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I have ported my code to the RTM version of both WinRT and Rx. I use ReactiveUI in my ViewModels. Before porting the code my unit tests were running without problem but now I got a strange behavior.

Here the test:

var sut = new MyViewModel();
myViewModel.MyCommand.Execute(null) //ReactiveAsyncCommand
Assert.AreEqaul(0, sut.Collection.Count)

If I debug the test step by step, the assertion is not failing, but using the test runner it's failing...

The Collection asserted is modified by a method subscribing to the command:

MyCommand.RegisterAsyncTask(_ => DoWork())

The code was working before moving it to the RTM. I tried also to remove the ObserveOn and add an await Task.Delay() before the Assert without success.

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2 Answers 2

up vote 3 down vote accepted

Steven's got the rightish answer, but there are a few RxUI specific things missing. This is definitely related to scheduling in a test runner, but the reason is that the WinRT version of ReactiveUI can't detect properly whether it's in a test runner at the moment.

The dumb workaround for now is to set this at the top of all your tests:

RxApp.DeferredScheduler = Scheduler.CurrentThread;

Do not use the TestScheduler for every test, it's overkill and actually isn't compatible with certain kinds of testing. TestScheduler is good for tests where you're simulating time passing.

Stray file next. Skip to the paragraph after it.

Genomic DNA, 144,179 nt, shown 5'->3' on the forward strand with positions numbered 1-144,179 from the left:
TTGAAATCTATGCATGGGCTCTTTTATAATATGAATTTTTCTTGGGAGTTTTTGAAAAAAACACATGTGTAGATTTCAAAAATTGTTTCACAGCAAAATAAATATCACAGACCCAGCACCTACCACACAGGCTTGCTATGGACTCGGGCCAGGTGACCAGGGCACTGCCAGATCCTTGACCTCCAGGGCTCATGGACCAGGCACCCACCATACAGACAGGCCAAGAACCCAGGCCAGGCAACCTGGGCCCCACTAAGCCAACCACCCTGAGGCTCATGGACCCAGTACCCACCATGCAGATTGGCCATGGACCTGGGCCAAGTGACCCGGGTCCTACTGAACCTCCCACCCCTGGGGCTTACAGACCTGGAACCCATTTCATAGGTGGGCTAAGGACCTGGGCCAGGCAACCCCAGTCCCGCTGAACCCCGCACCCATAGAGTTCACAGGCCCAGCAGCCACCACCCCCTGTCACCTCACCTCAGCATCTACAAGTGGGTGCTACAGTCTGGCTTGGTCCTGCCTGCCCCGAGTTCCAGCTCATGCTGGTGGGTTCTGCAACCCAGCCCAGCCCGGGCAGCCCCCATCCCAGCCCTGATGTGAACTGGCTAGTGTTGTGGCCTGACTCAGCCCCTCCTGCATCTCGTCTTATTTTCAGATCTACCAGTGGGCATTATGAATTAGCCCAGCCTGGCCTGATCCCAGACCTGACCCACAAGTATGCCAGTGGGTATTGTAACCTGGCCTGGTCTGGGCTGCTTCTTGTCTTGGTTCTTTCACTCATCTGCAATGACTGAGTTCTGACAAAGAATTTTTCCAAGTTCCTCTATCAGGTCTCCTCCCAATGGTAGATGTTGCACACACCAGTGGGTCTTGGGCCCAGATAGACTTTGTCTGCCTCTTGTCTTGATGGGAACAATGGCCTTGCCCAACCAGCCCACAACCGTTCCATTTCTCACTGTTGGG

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Your problem is that MSTest unit tests have a default SynchronizationContext. So ObserveOn and ReactiveAsyncCommand will marshal to the thread pool instead of to the WPF context. This causes a race condition.

Your first and best option is the Rx TestScheduler.

Another option is to await some completion signal (and ensure your test method is async Task, not async void).

Otherwise, if you just need a SynchronizationContext, you can use AsyncContext from my AsyncEx library to execute the tests within your own SynchronizationContext.

Finally, if you have any code that directly uses Dispatcher instead of SynchronizationContext, you can use WpfContext from the Async CTP download.

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Thank Stephen for the answer. I'm going to test it tomorrow but I'm on WinRT so the WPF-related solutions are not an option. TestScheduler seems promising. – MatthieuGD Aug 30 '12 at 2:17
WpfContext - despite the name - just uses Dispatcher and I believe works for SL, so I expect it would work for WinRT as well. – Stephen Cleary Aug 30 '12 at 2:26

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